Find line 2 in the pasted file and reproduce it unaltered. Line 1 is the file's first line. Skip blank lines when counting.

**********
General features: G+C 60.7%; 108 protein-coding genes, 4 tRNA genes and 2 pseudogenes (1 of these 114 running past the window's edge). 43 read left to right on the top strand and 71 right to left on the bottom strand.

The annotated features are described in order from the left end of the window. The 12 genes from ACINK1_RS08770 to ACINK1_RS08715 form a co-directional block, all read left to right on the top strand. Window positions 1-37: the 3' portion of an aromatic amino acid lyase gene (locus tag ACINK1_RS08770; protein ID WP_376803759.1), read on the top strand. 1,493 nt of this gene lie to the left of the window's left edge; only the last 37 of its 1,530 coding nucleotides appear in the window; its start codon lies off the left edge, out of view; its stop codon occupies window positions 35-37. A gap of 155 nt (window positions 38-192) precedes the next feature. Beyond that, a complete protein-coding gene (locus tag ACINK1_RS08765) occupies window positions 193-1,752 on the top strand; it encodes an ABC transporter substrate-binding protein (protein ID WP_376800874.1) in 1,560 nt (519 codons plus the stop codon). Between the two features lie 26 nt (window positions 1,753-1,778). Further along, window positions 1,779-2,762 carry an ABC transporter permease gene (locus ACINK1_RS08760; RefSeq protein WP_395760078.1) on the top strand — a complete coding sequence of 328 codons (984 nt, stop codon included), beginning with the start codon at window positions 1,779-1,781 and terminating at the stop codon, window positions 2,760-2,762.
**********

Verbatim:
The annotated features are described in order from the left end of the window. The 12 genes from ACINK1_RS08770 to ACINK1_RS08715 form a co-directional block, all read left to right on the top strand. Window positions 1-37: the 3' portion of an aromatic amino acid lyase gene (locus tag ACINK1_RS08770; protein ID WP_376803759.1), read on the top strand. 1,493 nt of this gene lie to the left of the window's left edge; only the last 37 of its 1,530 coding nucleotides appear in the window; its start codon lies off the left edge, out of view; its stop codon occupies window positions 35-37. A gap of 155 nt (window positions 38-192) precedes the next feature. Beyond that, a complete protein-coding gene (locus tag ACINK1_RS08765) occupies window positions 193-1,752 on the top strand; it encodes an ABC transporter substrate-binding protein (protein ID WP_376800874.1) in 1,560 nt (519 codons plus the stop codon). Between the two features lie 26 nt (window positions 1,753-1,778). Further along, window positions 1,779-2,762 carry an ABC transporter permease gene (locus ACINK1_RS08760; RefSeq protein WP_395760078.1) on the top strand — a complete coding sequence of 328 codons (984 nt, stop codon included), beginning with the start codon at window positions 1,779-1,781 and terminating at the stop codon, window positions 2,760-2,762.